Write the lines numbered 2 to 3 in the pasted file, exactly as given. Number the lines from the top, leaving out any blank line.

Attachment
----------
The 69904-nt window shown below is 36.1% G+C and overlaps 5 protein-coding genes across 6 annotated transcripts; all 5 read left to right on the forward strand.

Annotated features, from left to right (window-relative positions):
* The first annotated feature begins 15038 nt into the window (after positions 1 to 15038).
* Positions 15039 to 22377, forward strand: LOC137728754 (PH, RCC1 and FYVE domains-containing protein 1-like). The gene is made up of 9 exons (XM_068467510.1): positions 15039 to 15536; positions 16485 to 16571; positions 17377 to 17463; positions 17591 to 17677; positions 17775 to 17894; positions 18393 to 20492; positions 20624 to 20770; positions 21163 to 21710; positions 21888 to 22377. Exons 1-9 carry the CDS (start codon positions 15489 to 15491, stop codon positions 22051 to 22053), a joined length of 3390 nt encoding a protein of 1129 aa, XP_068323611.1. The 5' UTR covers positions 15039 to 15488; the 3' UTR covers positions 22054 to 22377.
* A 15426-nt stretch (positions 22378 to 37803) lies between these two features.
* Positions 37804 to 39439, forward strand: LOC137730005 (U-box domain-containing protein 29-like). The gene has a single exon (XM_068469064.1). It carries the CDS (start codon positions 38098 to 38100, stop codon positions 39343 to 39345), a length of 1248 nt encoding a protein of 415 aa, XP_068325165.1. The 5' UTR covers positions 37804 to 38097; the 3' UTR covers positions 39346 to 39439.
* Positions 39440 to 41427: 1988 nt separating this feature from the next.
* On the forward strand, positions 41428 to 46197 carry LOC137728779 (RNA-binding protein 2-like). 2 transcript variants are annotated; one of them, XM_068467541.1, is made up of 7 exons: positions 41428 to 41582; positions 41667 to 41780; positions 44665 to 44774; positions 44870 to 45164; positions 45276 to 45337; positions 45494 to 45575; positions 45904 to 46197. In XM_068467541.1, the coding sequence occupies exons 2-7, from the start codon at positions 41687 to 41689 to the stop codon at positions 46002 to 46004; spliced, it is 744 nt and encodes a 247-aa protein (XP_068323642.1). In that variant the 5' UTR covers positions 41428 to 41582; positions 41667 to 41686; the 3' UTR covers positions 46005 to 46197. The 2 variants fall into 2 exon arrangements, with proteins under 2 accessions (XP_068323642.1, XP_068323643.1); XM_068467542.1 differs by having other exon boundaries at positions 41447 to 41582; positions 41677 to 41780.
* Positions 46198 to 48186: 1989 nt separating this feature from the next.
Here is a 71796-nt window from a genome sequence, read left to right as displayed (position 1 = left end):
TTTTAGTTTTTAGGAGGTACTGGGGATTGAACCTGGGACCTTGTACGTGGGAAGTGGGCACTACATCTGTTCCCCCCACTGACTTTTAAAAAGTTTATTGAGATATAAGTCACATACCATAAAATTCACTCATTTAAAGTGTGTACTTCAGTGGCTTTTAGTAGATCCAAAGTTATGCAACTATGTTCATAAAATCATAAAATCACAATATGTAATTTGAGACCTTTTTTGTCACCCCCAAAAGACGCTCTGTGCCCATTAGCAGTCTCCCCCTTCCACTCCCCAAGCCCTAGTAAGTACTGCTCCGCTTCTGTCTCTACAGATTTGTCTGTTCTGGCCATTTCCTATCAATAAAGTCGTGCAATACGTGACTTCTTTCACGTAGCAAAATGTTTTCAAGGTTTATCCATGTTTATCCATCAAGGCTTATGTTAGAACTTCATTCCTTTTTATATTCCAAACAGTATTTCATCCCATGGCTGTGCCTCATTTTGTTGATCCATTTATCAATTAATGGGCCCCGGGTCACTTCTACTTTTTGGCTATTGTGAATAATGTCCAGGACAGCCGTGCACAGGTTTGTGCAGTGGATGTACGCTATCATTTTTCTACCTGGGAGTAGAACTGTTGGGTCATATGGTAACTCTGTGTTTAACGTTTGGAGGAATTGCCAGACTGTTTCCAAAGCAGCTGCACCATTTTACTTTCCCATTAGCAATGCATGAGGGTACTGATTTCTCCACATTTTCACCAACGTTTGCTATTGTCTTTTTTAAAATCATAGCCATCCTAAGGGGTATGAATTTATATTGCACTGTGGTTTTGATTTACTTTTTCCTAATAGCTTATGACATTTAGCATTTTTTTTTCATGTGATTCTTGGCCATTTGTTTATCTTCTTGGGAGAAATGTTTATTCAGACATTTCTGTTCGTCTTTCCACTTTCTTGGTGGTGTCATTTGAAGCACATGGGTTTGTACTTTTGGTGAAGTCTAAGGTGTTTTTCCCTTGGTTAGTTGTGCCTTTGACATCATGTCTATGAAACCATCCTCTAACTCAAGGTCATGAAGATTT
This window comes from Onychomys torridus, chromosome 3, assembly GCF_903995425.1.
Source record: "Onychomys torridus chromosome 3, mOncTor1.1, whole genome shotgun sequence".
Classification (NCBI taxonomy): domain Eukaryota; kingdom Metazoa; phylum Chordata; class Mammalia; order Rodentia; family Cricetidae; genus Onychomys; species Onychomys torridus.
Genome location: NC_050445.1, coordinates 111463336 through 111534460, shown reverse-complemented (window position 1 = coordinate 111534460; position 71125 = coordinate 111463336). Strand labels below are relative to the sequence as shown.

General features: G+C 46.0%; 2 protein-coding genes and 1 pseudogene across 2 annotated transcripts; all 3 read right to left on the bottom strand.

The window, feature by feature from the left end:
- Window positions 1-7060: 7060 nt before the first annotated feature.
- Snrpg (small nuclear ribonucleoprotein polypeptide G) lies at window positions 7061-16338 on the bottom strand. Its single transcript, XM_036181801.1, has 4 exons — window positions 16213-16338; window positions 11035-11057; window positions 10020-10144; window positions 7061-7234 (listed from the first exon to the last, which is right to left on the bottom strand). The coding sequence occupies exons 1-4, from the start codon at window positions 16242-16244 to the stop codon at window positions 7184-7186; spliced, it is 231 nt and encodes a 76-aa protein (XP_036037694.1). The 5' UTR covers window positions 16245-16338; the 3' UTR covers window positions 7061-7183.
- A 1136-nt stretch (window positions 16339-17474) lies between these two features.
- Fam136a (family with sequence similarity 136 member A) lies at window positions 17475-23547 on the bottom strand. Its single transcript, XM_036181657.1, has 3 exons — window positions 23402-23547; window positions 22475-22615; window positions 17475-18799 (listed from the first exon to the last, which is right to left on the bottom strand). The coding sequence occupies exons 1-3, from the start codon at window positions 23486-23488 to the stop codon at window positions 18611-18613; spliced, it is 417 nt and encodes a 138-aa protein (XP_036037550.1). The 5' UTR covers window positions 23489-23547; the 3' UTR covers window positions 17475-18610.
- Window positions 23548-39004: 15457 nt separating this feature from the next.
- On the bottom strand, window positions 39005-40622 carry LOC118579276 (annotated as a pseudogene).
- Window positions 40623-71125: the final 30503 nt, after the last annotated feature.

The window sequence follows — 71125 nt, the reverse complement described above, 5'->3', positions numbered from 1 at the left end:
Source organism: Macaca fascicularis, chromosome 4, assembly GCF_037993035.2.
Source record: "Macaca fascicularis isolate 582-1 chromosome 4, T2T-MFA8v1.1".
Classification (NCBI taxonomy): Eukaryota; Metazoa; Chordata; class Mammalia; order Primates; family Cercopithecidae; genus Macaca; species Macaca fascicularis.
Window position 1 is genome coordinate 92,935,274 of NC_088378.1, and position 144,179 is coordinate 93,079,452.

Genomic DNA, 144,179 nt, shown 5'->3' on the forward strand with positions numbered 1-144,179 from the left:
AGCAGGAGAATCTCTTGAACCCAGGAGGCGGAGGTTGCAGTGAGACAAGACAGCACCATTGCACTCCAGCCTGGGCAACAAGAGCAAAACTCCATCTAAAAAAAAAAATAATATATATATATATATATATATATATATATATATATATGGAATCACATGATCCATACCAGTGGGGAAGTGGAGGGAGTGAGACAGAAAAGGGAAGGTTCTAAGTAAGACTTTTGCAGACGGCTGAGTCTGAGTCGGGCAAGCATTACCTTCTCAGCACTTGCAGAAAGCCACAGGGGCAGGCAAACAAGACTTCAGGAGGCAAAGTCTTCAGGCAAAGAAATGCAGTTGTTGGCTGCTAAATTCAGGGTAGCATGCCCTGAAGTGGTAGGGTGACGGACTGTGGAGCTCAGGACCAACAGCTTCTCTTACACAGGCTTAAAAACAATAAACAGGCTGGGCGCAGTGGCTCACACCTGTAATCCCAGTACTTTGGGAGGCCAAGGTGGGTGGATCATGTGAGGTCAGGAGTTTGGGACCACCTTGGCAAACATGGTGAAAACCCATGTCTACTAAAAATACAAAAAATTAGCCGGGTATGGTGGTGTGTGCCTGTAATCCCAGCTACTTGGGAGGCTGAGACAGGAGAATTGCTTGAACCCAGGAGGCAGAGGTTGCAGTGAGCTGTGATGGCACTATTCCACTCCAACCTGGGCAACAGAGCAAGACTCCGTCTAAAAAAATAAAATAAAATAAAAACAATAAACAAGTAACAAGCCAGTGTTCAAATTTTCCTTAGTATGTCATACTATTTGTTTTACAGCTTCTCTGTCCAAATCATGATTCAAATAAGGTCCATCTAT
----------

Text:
Annotated features, from left to right (window-relative positions):
* The first annotated feature begins 15038 nt into the window (after positions 1 to 15038).